Something dark is creeping into our industry.
It seems harmless at first, but after repeated use it leads to something much more worrying.
Worse still it’s not something silently sold in dark alleys. It’s being pushed in broad daylight in schools, colleges and agencies up and down the country. It’s even starting to be sold in some boardrooms by certain dodgy types.
It’s an addictive hallucinate called ‘instant’ and it’s escalating a false economy of instantaneous answers and solutions, while failing to deliver for clients.
As the access to tech has sped up dramatically, so has access to more ways to create stuff.
New tools have made it much easier to bring things to life and make them instantly shinier. Now, suddenly everyone can make things shiny. Suddenly everyone has become a designer, a coder, a filmmaker, an editor, a maker or a creative.
In an instant, anyone can become a craftsperson and a master. Or so they think.
Tech isn’t to blame here; it’s not the bad evil dude. After all, a poor craftsperson blames their tools. There’s ultimately no difference between Invision, Photoshop and a pencil or a marker pad. They’re just tools that should be embraced and celebrated.
I am not having a go at tech here by any means – I’m a digital guy after all and in the right hands, these tools can be wonderful and create brilliant disruptive things. Instead I’m having a go at this rising culture of the quick fix of instant creativity.
It’s the knock-on effects that do disservice to the hard graft of ideas and craft it takes to solve problems. There’s a growing and unhealthy behaviour of thinking immediate-style beats context; that a jumping on your first idea or letting paper-thin surface level tactics be your idea. It’s a worrying vibe.
Those who push this rush of making things shiny without looking up or pausing to think about the real business problem are living in a world of false economy. They’re addicted to the shininess.
Unfortunately this rise of the fake veneer is at the expense of the hard work it takes to find the real way to solve a business problem with creativity.
It’s only devaluing our industry as professionals. Pushing this hallucinate onto clients is bad for our clients, bad for our professional standings and worse for the next generation of talent who follow us.
Suddenly more and more young people’s work I am seeing is obsessed with making stuff look pretty at the expense of real insights, thinking and thoughtful craft.
Thankfully I had the opportunity to judge on the D&AD New Blood Awards recently and it showed me some young folk out there get that shininess isn’t the answer and ideas are still the thing that make the difference – so that was a brief moment of joy.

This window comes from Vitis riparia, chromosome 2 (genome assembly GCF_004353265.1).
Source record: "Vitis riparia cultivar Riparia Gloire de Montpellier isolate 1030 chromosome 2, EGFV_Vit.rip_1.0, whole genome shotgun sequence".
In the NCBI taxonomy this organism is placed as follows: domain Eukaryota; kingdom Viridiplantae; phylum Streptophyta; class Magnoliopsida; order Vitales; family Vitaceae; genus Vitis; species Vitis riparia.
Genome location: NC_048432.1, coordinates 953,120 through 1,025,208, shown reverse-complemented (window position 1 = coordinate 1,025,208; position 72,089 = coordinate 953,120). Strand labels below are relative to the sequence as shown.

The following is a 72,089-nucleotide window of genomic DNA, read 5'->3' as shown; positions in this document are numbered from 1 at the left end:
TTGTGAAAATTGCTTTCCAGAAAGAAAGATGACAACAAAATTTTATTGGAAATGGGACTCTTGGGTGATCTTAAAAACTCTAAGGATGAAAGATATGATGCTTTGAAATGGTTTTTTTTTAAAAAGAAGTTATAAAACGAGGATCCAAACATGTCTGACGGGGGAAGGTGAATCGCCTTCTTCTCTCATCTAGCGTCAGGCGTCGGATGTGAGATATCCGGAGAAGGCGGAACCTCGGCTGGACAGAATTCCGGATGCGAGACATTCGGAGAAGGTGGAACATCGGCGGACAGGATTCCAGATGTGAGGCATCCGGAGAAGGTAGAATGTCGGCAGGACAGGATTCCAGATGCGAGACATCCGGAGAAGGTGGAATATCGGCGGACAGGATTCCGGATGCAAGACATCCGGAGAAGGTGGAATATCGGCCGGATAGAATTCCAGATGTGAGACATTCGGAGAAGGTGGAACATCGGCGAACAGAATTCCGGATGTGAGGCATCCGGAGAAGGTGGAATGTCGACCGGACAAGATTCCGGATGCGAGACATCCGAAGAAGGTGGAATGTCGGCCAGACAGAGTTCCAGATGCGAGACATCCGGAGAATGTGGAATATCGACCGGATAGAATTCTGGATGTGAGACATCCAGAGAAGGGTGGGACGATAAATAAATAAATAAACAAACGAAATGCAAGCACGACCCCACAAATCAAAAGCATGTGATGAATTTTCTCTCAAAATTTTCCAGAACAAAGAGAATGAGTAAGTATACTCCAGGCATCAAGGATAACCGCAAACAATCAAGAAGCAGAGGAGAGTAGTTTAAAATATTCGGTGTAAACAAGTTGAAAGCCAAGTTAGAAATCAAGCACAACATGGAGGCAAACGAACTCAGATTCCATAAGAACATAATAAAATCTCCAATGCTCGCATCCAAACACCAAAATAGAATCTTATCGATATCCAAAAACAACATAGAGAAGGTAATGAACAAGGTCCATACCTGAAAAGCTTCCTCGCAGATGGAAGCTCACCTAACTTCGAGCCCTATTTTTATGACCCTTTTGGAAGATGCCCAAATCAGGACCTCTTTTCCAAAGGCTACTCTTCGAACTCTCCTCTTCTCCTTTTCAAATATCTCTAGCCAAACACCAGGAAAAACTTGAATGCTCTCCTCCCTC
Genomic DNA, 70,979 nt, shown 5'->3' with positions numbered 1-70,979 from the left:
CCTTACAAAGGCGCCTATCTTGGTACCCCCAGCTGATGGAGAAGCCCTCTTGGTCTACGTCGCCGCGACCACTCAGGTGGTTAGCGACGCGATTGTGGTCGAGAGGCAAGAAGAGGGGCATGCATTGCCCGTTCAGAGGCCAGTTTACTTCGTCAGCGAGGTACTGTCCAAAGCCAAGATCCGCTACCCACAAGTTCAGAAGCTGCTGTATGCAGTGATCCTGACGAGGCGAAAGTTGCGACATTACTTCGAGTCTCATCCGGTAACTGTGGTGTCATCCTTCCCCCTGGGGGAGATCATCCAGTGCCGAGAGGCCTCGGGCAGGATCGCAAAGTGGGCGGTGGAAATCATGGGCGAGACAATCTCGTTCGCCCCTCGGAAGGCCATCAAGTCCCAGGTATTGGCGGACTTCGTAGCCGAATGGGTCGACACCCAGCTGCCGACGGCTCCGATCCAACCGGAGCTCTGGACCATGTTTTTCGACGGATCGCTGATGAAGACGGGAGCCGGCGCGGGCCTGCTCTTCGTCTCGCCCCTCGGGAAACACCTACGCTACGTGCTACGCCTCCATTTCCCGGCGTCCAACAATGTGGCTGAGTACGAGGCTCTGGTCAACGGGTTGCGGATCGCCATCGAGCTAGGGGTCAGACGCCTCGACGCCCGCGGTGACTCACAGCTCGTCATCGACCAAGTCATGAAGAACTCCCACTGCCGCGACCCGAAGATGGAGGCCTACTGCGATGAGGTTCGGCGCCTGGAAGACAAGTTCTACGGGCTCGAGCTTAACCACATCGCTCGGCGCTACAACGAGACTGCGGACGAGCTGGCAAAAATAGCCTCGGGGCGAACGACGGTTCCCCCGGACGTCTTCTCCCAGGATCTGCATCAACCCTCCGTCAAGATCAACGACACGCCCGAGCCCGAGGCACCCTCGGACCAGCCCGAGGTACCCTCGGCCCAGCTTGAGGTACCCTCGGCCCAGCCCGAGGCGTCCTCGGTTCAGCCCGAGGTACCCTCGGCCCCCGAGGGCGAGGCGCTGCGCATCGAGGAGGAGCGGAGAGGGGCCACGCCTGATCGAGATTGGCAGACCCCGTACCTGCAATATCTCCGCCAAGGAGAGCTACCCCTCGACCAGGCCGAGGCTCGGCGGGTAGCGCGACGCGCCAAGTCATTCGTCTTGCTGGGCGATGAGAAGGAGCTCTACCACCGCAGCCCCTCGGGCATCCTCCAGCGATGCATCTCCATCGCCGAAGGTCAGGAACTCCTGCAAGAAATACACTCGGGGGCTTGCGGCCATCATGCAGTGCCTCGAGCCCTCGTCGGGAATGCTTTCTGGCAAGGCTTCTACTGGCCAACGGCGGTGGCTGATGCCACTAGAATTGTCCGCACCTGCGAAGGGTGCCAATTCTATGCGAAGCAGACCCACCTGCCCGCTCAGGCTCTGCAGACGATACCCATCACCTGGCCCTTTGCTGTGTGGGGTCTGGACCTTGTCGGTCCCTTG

However, it seems more and more of the next generation of talent and even some experienced people (who know better) are still fixated on this ‘instant’ drug and pushing it onto clients.
Don’t get me wrong, this isn’t about speed. There’s a difference between speed and instant. You still can be fast and good. Experience teaches you how to do this.
It’s the approach and the graft of going with your first idea or jumping on a Mac to let the tools come up with an idea that I have a problem with here. One, because it is fucking lazy and two, because in the end it doesn’t deliver real value for our clients.
Instead get up and away from your computer and desk before you jump into action. Go for a walk and think please. Or draw out 50 boxes and fill each one quickly with an idea. Put shit up on a wall and then come back in an hour and check it out. Start a workbook full of possible ways in and let it cook overnight like a good roast.
Get out and visit the client’s factory, shop or buy the product and talk to people before you dive in. If you need more knowledge, insight or time then fight for it and stand up for your approach. Just avoid the ‘instant’ and instead dig into the problem and wrestle with your thinking or craft.
Being slow isn’t the answer, and it’s unrealistic for today’s climate, but there’s a balancing act to perfect. We need to stop pushing the drug of instant answers and ensure that as professionals we give more of a shit, work harder, be more honest and upfront with our clients, and not try and sell them an immediate solution just to cash in; because in the end it doesn’t help their business or ours.
We have a responsibility to the next generation of talent and our current people to look after and we need to keep a check on this gateway drug.
Let’s do our industry a favour. Let’s blend and embrace the tools of the future with the best practice of the past.
That’s a happier and better trip for all. Don’t you think?
Wayne Deakin is executive creative director at Huge London, he tweets at @deakin_ahoy
Article originally posted by thedrum.